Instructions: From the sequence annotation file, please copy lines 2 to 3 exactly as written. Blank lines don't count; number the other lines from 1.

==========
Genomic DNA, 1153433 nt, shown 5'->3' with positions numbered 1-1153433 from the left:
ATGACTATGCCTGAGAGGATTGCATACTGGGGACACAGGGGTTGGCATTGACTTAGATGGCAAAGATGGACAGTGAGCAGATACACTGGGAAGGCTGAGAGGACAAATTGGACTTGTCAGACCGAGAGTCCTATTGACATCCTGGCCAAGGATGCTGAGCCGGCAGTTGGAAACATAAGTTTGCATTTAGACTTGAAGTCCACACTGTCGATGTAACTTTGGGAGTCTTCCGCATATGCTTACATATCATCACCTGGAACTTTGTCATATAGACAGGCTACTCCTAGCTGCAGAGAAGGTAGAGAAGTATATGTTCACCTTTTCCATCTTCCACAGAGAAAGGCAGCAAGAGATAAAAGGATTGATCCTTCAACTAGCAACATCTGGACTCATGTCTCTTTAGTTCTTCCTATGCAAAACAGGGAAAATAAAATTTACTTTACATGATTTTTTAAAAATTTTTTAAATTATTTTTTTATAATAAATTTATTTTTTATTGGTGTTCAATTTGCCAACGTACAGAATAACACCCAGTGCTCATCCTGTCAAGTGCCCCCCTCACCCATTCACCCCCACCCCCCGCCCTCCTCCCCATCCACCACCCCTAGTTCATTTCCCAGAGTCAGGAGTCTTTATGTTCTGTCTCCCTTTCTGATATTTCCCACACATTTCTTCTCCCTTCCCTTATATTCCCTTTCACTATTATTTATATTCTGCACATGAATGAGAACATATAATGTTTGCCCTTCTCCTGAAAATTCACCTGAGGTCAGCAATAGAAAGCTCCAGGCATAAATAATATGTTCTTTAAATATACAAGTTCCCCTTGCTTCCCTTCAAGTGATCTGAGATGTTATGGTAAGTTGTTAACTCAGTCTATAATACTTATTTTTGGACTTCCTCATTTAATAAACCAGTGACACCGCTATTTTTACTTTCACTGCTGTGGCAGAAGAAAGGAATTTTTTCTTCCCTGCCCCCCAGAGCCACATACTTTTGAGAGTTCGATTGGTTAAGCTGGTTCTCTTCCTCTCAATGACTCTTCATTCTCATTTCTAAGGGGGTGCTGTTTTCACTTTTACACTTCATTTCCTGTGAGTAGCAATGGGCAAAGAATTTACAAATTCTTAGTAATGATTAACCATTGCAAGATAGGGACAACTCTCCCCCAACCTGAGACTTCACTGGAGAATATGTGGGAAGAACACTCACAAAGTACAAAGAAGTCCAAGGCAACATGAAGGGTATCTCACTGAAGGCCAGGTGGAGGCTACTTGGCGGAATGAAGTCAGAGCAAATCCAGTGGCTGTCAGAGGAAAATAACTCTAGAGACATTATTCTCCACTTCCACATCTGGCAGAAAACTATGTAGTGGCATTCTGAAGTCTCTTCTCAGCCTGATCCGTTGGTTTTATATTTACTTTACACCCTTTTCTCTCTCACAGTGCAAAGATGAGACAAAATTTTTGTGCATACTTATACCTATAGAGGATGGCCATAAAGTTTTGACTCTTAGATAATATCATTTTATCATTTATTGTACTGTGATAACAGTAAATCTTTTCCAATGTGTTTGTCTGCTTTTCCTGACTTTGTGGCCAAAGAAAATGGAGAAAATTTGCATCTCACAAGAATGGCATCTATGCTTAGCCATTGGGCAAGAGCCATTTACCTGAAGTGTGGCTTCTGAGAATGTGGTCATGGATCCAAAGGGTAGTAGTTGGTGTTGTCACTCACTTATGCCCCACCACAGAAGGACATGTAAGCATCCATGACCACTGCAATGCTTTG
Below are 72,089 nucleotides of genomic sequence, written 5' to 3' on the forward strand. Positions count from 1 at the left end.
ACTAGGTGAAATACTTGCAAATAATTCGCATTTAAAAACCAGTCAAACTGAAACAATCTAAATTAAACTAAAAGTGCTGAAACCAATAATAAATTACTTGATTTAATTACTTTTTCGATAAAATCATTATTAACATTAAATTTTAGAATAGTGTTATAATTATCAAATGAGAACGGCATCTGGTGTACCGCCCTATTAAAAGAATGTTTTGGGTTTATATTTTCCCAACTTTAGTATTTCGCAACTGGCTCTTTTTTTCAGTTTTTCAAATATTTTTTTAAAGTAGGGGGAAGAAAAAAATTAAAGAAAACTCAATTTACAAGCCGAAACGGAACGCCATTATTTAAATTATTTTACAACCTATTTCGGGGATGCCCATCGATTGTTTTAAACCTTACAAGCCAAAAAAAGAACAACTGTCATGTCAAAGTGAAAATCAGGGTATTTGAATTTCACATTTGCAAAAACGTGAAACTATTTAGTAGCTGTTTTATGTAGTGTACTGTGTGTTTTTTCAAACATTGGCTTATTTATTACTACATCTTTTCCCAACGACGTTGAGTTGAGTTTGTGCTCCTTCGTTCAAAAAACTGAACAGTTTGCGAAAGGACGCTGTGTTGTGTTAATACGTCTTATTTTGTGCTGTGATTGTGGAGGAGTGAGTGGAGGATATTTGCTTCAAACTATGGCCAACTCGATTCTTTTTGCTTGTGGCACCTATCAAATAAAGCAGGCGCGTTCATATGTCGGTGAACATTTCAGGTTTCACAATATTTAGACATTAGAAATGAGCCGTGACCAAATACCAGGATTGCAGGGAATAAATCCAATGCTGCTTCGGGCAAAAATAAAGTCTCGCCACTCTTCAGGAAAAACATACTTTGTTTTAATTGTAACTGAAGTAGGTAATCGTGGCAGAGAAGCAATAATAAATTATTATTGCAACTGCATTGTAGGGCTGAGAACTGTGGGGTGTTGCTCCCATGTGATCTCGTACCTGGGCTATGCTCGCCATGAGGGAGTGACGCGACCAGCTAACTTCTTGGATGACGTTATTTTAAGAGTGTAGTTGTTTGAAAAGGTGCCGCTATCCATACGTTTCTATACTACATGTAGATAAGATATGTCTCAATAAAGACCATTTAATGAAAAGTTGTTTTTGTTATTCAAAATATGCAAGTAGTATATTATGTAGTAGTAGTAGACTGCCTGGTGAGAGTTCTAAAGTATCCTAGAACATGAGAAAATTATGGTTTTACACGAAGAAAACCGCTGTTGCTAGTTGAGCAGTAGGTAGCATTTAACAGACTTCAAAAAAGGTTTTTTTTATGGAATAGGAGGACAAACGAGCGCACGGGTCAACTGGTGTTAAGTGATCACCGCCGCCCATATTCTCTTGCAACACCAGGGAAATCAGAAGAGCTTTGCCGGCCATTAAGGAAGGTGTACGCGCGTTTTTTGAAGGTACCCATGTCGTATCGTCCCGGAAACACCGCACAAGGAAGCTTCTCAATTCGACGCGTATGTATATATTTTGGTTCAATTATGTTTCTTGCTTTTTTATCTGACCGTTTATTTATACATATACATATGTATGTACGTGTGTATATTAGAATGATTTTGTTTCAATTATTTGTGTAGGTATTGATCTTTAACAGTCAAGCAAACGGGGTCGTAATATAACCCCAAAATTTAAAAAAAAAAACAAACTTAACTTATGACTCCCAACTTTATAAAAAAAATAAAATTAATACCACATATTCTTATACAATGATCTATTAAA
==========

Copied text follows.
ATGACTATGCCTGAGAGGATTGCATACTGGGGACACAGGGGTTGGCATTGACTTAGATGGCAAAGATGGACAGTGAGCAGATACACTGGGAAGGCTGAGAGGACAAATTGGACTTGTCAGACCGAGAGTCCTATTGACATCCTGGCCAAGGATGCTGAGCCGGCAGTTGGAAACATAAGTTTGCATTTAGACTTGAAGTCCACACTGTCGATGTAACTTTGGGAGTCTTCCGCATATGCTTACATATCATCACCTGGAACTTTGTCATATAGACAGGCTACTCCTAGCTGCAGAGAAGGTAGAGAAGTATATGTTCACCTTTTCCATCTTCCACAGAGAAAGGCAGCAAGAGATAAAAGGATTGATCCTTCAACTAGCAACATCTGGACTCATGTCTCTTTAGTTCTTCCTATGCAAAACAGGGAAAATAAAATTTACTTTACATGATTTTTTAAAAATTTTTTAAATTATTTTTTTATAATAAATTTATTTTTTATTGGTGTTCAATTTGCCAACGTACAGAATAACACCCAGTGCTCATCCTGTCAAGTGCCCCCCTCACCCATTCACCCCCACCCCCCGCCCTCCTCCCCATCCACCACCCCTAGTTCATTTCCCAGAGTCAGGAGTCTTTATGTTCTGTCTCCCTTTCTGATATTTCCCACACATTTCTTCTCCCTTCCCTTATATTCCCTTTCACTATTATTTATATTCTGCACATGAATGAGAACATATAATGTTTGCCCTTCTCCTGAAAATTCACCTGAGGTCAGCAATAGAAAGCTCCAGGCATAAATAATATGTTCTTTAAATATACAAGTTCCCCTTGCTTCCCTTCAAGTGATCTGAGATGTTATGGTAAGTTGTTAACTCAGTCTATAATACTTATTTTTGGACTTCCTCATTTAATAAACCAGTGACACCGCTATTTTTACTTTCACTGCTGTGGCAGAAGAAAGGAATTTTTTCTTCCCTGCCCCCCAGAGCCACATACTTTTGAGAGTTCGATTGGTTAAGCTGGTTCTCTTCCTCTCAATGACTCTTCATTCTCATTTCTAAGGGGGTGCTGTTTTCACTTTTACACTTCATTTCCTGTGAGTAGCAATGGGCAAAGAATTTACAAATTCTTAGTAATGATTAACCATTGCAAGATAGGGACAACTCTCCCCCAACCTGAGACTTCACTGGAGAATATGTGGGAAGAACACTCACAAAGTACAAAGAAGTCCAAGGCAACATGAAGGGTATCTCACTGAAGGCCAGGTGGAGGCTACTTGGCGGAATGAAGTCAGAGCAAATCCAGTGGCTGTCAGAGGAAAATAACTCTAGAGACATTATTCTCCACTTCCACATCTGGCAGAAAACTATGTAGTGGCATTCTGAAGTCTCTTCTCAGCCTGATCCGTTGGTTTTATATTTACTTTACACCCTTTTCTCTCTCACAGTGCAAAGATGAGACAAAATTTTTGTGCATACTTATACCTATAGAGGATGGCCATAAAGTTTTGACTCTTAGATAATATCATTTTATCATTTATTGTACTGTGATAACAGTAAATCTTTTCCAATGTGTTTGTCTGCTTTTCCTGACTTTGTGGCCAAAGAAAATGGAGAAAATTTGCATCTCACAAGAATGGCATCTATGCTTAGCCATTGGGCAAGAGCCATTTACCTGAAGTGTGGCTTCTGAGAATGTGGTCATGGATCCAAAGGGTAGTAGTTGGTGTTGTCACTCACTTATGCCCCACCACAGAAGGACATGTAAGCATCCATGACCACTGCAATGCTTTG
Below are 72,089 nucleotides of genomic sequence, written 5' to 3' on the forward strand. Positions count from 1 at the left end.